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FredrikHolmstr

Simulation in time vs. frames (steps/ticks)

2 posts in this topic

So, like always, I have been working on my FPS game. A while back I switched the networking from using time (as in seconds) to using frames (as in simulation frames/steps/ticks/whatever you wanna call them). All state that is sent from both server to client and client to server are stamped with the frame the state is valid for, all actions which are taken (like "throw a grenade") are stamped with the frame they happened, etc. 

 

This makes for a very tidy model, there is no floating point inaccuracies to deal with, everything always happens at an explicit frame, it's very easy to keep things in sync and looking proper compared when using time (as in seconds).

 

Now, the one thing that popped into my head recently was the fact that when you deal with explicitly numbered frames and the client start lagging behind or for some reason runs faster then the server, basically when you get into a state which the client needs to re-adjust its local estimate of the server frame (server time if you are using time instead). When dealing with "time" you can adjust/drift time at a very small level (usually in milliseconds) over several frames to re-adjust your local estimate on the client with the server, which gives next to no visible artifacts. 

 

But when you are dealing with frames, your most fine grained level of control is a whole simulation frame, this causes two problems: If you are just drifting a tiny tiny bit (a few ms per second or so), the re-adjustment that happens when dealing with "time" is practically invisible as you can correct the tiny drift instantly and there is no time for it to accumulate. But when dealing with frames you wont even notice this until you have drifted an entire simulation frame worth of time. Also like I said, when you are going to re-adjust the clients estimate you have no smaller unit than "simulation frame" to deal with, so there is no way of interpolating, you just have to "hard step" an entire frame up/down which leaves visual artifacts.

 

All of this obviously only applies when you are doing small adjustments, but they are the most common ones to do. If you get huge discrepancies in the time between the client and server, every solution is going to give you visual artifacts, snapping, slowdown/speedup, etc. But that is pretty rare.

 

So, what's the solution here? I have been thinking about a model which still keeps most of my original design with frames, but when the state/actions are received on the remote end it's easy to transform the frame numbers into actual simulation time numbers, and then as things are displayed on remote machines you can nudge the time back/forward as needed. I'm just looking for ideas and input on how people have solved this.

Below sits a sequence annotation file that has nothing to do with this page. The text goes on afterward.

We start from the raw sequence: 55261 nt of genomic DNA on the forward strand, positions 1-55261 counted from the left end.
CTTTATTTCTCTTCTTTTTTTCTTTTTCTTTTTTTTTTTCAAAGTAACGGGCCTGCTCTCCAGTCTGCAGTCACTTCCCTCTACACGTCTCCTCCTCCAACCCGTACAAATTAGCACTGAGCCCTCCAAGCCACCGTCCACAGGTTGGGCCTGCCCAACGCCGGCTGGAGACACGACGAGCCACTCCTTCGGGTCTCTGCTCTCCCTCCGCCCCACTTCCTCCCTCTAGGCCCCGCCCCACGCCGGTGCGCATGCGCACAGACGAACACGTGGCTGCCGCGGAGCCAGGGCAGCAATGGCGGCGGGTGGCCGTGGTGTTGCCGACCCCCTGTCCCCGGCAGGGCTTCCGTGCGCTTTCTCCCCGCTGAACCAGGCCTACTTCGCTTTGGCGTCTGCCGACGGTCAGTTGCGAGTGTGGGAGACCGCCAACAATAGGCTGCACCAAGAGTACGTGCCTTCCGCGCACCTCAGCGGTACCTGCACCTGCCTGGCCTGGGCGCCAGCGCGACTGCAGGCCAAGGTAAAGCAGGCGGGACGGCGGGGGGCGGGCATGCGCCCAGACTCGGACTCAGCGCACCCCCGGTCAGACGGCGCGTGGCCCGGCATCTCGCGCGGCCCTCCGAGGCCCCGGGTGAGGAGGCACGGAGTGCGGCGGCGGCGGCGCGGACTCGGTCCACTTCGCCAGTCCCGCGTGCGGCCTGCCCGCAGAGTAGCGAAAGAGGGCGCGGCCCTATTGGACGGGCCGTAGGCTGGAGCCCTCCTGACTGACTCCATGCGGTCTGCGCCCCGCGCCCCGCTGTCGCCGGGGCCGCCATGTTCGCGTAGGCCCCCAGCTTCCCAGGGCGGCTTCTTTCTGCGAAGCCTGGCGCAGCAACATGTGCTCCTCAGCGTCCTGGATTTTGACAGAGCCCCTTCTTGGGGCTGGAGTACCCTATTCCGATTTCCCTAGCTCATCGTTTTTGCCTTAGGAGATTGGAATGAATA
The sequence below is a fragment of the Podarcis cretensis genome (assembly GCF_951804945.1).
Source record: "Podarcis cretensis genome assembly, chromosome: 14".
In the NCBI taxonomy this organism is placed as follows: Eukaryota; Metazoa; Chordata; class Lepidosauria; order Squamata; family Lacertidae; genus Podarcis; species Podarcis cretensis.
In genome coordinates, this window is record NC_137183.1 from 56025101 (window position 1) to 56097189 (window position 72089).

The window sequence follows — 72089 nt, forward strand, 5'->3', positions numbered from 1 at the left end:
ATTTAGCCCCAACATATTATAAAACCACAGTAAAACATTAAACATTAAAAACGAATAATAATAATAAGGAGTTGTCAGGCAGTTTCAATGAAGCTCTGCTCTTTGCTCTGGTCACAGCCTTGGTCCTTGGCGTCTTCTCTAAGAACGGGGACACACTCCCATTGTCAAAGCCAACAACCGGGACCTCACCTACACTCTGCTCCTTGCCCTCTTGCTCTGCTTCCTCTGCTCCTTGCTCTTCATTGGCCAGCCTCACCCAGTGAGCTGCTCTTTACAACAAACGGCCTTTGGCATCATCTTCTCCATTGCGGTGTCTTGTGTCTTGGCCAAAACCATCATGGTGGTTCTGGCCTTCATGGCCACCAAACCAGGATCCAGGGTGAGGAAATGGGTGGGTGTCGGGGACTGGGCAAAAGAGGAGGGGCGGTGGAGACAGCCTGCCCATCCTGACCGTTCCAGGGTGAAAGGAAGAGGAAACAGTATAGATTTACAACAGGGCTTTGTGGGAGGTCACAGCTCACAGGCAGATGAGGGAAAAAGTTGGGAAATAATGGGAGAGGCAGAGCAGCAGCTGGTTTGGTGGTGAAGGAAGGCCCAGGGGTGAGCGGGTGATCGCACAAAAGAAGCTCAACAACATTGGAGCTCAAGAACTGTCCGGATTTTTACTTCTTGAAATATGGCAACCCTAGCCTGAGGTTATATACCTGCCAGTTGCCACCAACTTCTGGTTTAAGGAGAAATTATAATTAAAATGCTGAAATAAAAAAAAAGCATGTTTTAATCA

Edit: But then again, maybe I am over-thinking this because since "time" will also be measured with the granularity of your simulation step size. So maybe there is no difference when you compare the two solutions? For example, if you nudge your local time -1 ms to "align" with the server better, but this pushes you over a frame boundary then everything will be delayed by a whole frame anyway...

 

Edit 2: Or actually, I suppose the case above where you nudge time to get closer to the server and it happens to be right on a frame boundary would require you to drift more then one frame worth of time without detecting it (you most likely got a ping spike or packet drop), because if you just drift a tiny bit away/towards the server, and you re-adjust back closer towards the server, you would never cross the frame boundary.

 

Edit 3: Also, thinking more of this, maybe the reasons I am confusing myself with this is that currently the updating of remote entities are done in my local simulation loop, when maybe it should be done in the render loop instead? I mean, I have no control over the remote entities what so ever anyway, since they are... well remote. On the other hand it feels a lot cleaner (in my mind) to step all remote entities at the same interval as they are stepped on the peer that controls them. On the other hand, maybe this is why it's getting convoluted as I'm mixing up my local simulation of the entities I control with the display of the remote entities. 

 

Like you probably can tell I am pretty ambivalent on what route to go with here, really looking for some input from someone.

Edited by fholm
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I don't think you should worry about small time offsets. It's only necessary to adjust the clock if there's at least a whole step off, and at that point, you should probably adjust by at least one whole step.

If you still want to adjust the clock by a small amount, then you should probably go back to your clock source, and whatever those units are. Typically, they are microseconds (gettimeofday()) or raw performance counter ticks (QueryPerformanceCounter()) which ends up being millions or many millions of them per second, so very easy to add an offset that's smaller than a tick.

And note that, when I say "use the clock units" then that's only really in the interface to the clock. For the networking and most other subsystems, still using ticks is the right way to go. Edited by hplus0603
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I think you're right, to keep nudging the clock back and forth is just going to cause issues. I think I over-complicated this a ton in my head. I just needed someone to agree with my initial idea (using ticks everywhere) to feel confident in it I think smile.png Thanks!
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